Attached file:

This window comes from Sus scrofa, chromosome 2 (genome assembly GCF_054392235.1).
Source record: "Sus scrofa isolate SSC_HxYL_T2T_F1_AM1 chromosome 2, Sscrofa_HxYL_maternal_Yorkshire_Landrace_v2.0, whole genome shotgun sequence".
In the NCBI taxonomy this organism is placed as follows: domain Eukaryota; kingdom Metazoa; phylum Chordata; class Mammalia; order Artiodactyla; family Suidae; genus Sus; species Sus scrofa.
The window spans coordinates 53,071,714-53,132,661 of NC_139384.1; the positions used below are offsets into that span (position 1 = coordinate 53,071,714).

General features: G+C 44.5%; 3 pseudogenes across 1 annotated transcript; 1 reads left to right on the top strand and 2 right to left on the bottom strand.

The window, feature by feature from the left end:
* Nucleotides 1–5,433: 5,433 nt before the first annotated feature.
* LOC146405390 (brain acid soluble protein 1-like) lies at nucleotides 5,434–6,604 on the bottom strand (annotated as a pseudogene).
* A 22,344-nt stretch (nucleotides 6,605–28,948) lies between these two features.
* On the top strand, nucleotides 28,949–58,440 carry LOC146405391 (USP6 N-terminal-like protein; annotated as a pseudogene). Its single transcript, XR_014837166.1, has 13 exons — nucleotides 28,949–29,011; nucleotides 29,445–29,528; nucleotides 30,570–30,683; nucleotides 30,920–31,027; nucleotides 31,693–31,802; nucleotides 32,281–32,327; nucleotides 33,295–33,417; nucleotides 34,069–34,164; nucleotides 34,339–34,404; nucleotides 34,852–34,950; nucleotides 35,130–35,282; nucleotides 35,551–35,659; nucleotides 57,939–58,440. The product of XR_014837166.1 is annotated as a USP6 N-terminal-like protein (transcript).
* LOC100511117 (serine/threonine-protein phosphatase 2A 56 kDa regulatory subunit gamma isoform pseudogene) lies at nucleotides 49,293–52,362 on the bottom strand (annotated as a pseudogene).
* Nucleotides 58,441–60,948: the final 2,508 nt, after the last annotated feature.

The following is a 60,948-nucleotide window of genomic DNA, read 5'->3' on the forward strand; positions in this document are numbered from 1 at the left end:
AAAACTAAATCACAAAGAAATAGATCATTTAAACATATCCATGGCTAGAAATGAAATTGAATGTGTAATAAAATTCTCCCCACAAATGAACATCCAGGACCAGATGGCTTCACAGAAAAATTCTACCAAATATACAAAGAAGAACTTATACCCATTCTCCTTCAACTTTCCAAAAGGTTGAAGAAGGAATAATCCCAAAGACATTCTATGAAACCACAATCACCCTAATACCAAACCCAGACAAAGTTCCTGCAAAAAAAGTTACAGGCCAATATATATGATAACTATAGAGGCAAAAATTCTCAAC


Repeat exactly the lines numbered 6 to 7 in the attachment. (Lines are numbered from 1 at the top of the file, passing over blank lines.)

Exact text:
The window, feature by feature from the left end:
* Nucleotides 1–5,433: 5,433 nt before the first annotated feature.